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Can Dublin follow New York’s lead?

ORIGINALLY PUBLISHED ON DUBLINOBSERVER.COM (2010-2012)

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New York City’s Department of Transportation has made some dramatic changes to some of its streets in the last few years. One of the most iconic is that somewhere close to half of the traffic lanes on Times Square were given back for people to use and enjoy:

NYC Times Square

The streets became easer to cross. Tables and chairs allowed people to sit down and eat or talk and enjoy the streets, not just use them as a means of getting from A to B. Traffic flow was also better.

Should we be asking questions like: Why does Westmoreland Street need four wide traffic lanes plus on street parking? Why are people crammed on both sides of parts of Dame Street when the traffic lanes are also extra wide? Why is so little room given to the very heavily walked non-pedestrianised part of Grafton Street when the space left on the road is more than what is needed?

Why are there two east bound traffic lanes outside the Cineworld on Parnell Street when the only traffic that can legally get there appears to be cyclists? Why is there only a tiny space left for bus stops and people trying to walk on Parnell Square West when the road is one of the widest one-way streets in the city?

As well as larger squares, the changes in New York had smaller-scale effects on other street as these before and after photos from Columbus Circle show:

4174449658_90c5cc780f ss

And, on an even smaller scale, New York last year started working with business in taking out a few parking places rather than trying to fit tables and chairs on already busy footpaths:

5301224518_30a29b9fcb

It’s not fair to say or imply Dublin has not given space back to people — the pedestrianisation of Grafton Street, Henry Street, and some smaller streets, as well as the footpath widening of  O’Connell Street, are examples. But can Dublin do more?

Dublin City Council is looking at doing some more. Businesses around the area of South William Street (between Grafton Street and South Georges St) have been seeking that streets in that area be pedestrianised — see more at dublin2walk.com. The traders behind the proposals say that the project can be done cost effectively while maintaining or even improving access to the area’s car parks. The council seems to be taking the proposals at least somewhat seriously and is looking into it as part of a planned revamp of  Grafton Street. There’s also plans to build a plaza on Custom House Quay, diverting traffic around Custom House and improving traffic flows.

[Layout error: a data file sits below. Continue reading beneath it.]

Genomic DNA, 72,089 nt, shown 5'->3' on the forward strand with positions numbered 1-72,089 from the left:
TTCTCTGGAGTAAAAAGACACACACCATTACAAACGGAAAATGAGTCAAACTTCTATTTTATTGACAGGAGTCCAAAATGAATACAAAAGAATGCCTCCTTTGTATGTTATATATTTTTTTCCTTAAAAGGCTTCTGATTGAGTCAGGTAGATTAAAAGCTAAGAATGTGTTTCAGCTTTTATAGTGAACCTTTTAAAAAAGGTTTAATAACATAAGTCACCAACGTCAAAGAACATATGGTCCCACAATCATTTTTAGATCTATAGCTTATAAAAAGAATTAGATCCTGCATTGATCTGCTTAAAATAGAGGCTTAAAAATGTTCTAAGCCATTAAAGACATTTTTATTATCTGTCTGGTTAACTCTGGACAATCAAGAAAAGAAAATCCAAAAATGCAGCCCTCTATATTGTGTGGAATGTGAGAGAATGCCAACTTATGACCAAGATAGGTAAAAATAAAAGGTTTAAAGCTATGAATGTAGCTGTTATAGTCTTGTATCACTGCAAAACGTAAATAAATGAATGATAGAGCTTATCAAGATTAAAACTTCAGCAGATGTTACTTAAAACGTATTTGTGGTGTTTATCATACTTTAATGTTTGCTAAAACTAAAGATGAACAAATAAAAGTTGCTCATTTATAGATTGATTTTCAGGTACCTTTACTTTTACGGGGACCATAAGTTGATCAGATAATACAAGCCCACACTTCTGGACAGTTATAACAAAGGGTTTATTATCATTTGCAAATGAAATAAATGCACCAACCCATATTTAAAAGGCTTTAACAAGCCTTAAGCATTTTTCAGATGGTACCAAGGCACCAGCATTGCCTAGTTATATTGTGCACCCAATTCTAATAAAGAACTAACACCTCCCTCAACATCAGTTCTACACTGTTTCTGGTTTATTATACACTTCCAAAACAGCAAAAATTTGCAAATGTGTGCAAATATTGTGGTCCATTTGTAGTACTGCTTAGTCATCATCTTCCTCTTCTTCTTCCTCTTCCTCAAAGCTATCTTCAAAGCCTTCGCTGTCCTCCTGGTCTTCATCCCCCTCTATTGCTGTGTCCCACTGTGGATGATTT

We don’t have the money at the moment? Indeed, Dublin’s attempts at street improvements always seem to be high cost solutions — streets repaved with granite stone and the higher cost traffic light polls and street furniture. New York is a good example where lower cost methods can be used — markings, bollards, and plant pots are being used while it awaits a full redesign with permanent materials.

As the architect Jan Gehl points out many cities started these kind of improvements while trying to get out of downturns. He points out that being “sweet to people” has been shown to be good for a city’s economy — it’s good for people, good for business, and good for tourism. If you’re interested in what Gehl has to say, see this video here.

This is about what kind of city Dubliners want. It’s not about banning cars but giving space back to people while still allowing cars access to car parks and to get around. It’s an area that all Dublin councils have power over. But people have to want a better, more liveable city. Do we want it enough? Do we tell the powers that be enough that we want it?

Here’s other examples of before and after photographs from New York City (more can be found on their Flick sets here, here and here):

before-and-after

ORIGINALLY PUBLISHED ON DUBLINOBSERVER.COM (2010-2012)

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Cian Ginty
Editor, IrishCycle.com

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